Self-Representation, Cultural Identity and Psychopathology

Stephanie Cintron, Pace University


This study explores a broadly defined concept of self, including personal and cultural identity, and their relationship to psychopathology. The sample consisted of 162 individuals who sought treatment at an urban based clinic. All participants completed a background questionnaire, the Profile for Adolescent Depression and Individuation (PADI) assessing types if depression, counter-depressive strategies and progress toward individuation and identity formation, the Ethnic Identity Scale (EIS), the Stephenson Multigroup Acculturation Scale (SMAS), Horizontal and Vertical Individualism and Collectivism (HVIC), and the Personality Assessment Inventory (PAI). Self-representation, a measure of success or failure of the separation-individuation process, was most strongly related to worldview, individualistic and collectivistic values. Self-representation, worldview, and affirmation, known as positive feelings about one's ethnicity, were the strongest predictors of psychological outcomes.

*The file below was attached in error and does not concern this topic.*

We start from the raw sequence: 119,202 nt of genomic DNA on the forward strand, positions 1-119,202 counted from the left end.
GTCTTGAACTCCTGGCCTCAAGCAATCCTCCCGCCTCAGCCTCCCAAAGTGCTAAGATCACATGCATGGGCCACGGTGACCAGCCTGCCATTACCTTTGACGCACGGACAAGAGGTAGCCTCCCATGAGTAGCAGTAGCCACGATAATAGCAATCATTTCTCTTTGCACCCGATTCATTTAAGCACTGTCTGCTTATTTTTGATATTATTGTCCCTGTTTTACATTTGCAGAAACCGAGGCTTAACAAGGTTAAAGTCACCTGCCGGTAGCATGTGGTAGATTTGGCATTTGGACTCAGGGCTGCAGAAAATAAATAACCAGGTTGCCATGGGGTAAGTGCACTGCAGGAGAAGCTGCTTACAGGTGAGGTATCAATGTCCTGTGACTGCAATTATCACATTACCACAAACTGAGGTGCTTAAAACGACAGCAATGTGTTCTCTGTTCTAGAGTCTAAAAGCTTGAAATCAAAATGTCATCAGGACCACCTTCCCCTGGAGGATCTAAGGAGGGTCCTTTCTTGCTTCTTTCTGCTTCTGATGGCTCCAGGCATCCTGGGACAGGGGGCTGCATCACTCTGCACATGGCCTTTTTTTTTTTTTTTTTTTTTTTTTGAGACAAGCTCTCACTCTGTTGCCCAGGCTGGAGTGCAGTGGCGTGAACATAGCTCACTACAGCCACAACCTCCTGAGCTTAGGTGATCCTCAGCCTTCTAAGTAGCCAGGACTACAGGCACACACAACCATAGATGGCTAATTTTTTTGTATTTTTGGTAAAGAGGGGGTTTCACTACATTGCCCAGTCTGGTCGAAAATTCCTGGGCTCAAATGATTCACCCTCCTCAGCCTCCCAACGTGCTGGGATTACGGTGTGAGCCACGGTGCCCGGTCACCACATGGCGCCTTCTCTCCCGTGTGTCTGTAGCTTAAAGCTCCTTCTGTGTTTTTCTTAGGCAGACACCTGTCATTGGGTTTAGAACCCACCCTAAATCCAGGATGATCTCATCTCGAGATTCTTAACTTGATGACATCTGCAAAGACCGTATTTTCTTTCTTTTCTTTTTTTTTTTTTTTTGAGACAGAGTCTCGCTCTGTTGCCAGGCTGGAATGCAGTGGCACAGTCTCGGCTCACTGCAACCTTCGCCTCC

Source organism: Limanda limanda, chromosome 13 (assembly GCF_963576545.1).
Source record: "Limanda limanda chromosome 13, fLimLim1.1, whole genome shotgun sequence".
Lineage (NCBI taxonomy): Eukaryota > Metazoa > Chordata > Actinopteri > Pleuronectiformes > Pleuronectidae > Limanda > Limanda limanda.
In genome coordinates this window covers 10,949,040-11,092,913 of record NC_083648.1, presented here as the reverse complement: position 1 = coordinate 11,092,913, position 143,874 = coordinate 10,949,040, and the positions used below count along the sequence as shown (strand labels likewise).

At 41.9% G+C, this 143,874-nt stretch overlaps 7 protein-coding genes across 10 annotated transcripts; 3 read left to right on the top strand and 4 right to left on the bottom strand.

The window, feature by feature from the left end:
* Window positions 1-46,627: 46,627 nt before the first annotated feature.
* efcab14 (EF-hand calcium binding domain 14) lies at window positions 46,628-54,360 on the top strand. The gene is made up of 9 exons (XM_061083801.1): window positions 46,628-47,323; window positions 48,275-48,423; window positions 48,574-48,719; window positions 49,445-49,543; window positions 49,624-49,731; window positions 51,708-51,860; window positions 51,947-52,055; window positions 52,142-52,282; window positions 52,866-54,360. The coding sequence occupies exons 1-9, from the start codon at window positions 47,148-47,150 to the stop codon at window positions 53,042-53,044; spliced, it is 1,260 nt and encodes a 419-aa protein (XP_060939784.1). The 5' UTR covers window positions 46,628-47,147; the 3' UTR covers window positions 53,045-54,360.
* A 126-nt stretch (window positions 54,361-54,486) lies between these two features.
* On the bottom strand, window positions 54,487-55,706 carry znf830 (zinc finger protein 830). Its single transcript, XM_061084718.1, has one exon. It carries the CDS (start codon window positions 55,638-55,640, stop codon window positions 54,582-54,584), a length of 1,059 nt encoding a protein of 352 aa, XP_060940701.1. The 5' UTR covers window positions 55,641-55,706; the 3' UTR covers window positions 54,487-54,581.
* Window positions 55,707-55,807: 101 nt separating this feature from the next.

Subject Area

Clinical psychology

Recommended Citation

Cintron, Stephanie, "Self-Representation, Cultural Identity and Psychopathology" (2013). ETD Collection for Pace University. AAI3538175.



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